In writing and other artistic fields, “freelance” and its derivative terms are often reserved for workers who create works on their own initiative, then look for someone to publish them. They typically keep the copyright to their works and sell the rights to publishers in time-limited contracts. In contrast, intellectual property created under a work for hire situation according to the publishers’ or other customers’ specifications are referred to as “independent contractors” and similar terms. They have no copyright to the works, which are written as works made for hire, a category of intellectual property defined in US copyright law — Section 101, Copyright Act of 1976 (17 USC §101). This is the opposite of the situation with a regular employee, the relationship between a freelancer and an employer being that between two business equals, the protections of the intellectual property rights that naturally vest in the creator of the work are considered to have been sold in toto in the work for hire agreement.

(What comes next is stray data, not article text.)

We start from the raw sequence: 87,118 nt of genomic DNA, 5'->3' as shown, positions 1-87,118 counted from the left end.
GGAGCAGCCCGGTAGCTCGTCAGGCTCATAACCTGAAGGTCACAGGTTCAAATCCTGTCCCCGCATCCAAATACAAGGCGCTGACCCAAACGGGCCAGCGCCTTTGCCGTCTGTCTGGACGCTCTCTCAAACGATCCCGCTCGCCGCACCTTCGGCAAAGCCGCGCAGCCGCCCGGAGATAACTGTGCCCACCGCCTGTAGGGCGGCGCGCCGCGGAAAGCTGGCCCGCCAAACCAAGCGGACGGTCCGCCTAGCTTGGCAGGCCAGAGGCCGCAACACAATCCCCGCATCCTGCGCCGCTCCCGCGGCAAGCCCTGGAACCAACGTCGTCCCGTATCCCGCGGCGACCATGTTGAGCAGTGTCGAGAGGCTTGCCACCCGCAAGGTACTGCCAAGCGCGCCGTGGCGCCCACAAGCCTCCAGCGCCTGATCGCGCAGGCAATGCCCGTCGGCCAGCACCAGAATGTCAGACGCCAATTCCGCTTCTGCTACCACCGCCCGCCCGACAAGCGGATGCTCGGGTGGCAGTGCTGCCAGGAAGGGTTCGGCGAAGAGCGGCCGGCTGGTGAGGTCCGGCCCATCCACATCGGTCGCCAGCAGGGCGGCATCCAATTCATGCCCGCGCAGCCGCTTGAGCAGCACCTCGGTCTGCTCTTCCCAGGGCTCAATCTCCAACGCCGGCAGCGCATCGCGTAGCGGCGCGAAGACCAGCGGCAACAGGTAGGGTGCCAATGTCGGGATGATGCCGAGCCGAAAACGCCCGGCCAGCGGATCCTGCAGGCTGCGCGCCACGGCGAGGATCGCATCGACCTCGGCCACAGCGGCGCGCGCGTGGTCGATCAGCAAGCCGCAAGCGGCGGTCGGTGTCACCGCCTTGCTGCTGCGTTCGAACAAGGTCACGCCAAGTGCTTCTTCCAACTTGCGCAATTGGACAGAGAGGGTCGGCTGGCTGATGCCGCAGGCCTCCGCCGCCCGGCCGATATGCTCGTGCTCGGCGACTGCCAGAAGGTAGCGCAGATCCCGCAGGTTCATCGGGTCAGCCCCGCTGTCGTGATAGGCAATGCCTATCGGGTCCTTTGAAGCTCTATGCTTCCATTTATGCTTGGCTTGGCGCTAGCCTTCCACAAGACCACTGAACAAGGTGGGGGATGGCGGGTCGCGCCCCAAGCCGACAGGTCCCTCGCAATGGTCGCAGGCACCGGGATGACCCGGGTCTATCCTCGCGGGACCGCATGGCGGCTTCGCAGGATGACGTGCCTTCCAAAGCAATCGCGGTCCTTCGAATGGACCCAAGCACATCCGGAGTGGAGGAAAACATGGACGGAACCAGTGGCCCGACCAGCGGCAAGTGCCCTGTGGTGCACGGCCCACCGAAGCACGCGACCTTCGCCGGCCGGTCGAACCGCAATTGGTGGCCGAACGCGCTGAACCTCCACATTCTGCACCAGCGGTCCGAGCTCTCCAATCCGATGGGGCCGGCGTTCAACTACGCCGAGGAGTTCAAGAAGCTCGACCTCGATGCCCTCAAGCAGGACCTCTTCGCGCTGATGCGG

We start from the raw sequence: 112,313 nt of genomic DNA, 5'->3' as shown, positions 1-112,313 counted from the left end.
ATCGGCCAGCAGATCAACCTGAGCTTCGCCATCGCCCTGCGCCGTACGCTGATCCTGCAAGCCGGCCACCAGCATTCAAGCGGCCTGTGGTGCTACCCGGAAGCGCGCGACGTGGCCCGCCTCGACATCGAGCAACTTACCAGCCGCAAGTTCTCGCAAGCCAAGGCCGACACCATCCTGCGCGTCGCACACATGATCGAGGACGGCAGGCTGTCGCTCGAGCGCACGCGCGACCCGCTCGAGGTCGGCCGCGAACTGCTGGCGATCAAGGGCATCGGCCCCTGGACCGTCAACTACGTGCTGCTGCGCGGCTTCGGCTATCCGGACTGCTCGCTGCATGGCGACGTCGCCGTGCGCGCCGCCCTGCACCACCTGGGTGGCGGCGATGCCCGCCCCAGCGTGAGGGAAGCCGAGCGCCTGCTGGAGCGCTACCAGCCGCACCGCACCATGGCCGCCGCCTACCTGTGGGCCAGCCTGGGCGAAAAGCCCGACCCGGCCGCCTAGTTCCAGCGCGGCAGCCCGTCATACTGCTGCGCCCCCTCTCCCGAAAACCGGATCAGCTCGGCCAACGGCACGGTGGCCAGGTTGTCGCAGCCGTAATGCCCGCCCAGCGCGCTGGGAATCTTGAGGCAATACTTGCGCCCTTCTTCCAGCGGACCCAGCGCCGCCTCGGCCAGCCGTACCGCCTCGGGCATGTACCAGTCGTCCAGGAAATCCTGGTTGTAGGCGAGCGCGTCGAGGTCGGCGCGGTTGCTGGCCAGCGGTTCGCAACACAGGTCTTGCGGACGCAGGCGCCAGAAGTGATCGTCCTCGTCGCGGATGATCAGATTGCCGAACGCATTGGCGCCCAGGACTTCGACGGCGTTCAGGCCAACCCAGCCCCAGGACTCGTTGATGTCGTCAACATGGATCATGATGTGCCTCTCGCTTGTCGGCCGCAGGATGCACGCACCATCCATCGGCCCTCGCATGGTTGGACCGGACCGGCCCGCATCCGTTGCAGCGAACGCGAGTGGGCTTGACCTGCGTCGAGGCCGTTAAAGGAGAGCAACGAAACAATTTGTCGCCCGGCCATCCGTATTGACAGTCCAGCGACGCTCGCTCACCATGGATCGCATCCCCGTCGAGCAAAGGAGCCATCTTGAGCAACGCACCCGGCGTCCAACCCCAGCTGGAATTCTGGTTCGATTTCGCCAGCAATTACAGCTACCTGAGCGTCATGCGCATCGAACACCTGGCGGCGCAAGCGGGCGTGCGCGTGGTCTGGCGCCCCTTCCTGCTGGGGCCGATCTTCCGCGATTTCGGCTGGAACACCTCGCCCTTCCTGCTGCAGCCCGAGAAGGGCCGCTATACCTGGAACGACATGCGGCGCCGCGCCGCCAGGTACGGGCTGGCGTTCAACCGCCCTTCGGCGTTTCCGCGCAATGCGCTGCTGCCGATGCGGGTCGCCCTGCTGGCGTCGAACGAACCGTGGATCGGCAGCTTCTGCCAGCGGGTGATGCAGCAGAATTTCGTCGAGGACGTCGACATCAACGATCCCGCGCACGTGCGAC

Etymology


The term was first used by Sir Walter Scott (1771–1832) in Ivanhoe (1820) to describe a “medieval mercenary warrior” or “free-lance” (indicating that the lance is not sworn to any lord’s services, not that the lance is available free of charge).[1] It changed to a figurative noun around the 1860s and was recognized as a verb in 1903 by authorities in etymology such as the Oxford English Dictionary. Only in modern times has the term morphed from a noun (a freelance) into an adjective (a freelance journalist), a verb (a journalist who freelances) and an adverb (she worked freelance), as well as into the noun “freelancer”.
Current marketplace


According to the Bureau of Labor Statistics of the U.S. Department of Labor, in 2005 approximately 10.3 million workers in the US (7.4% of the US workforce) were independent contractors.
Benefits


Freelancers generally enjoy a greater variety of assignments than in regular employment, and—subject to the need to earn a regular income—usually have more freedom to choose their work schedule.[citation needed] The experience can also lead to a broad portfolio of work and the establishment of a network of clients.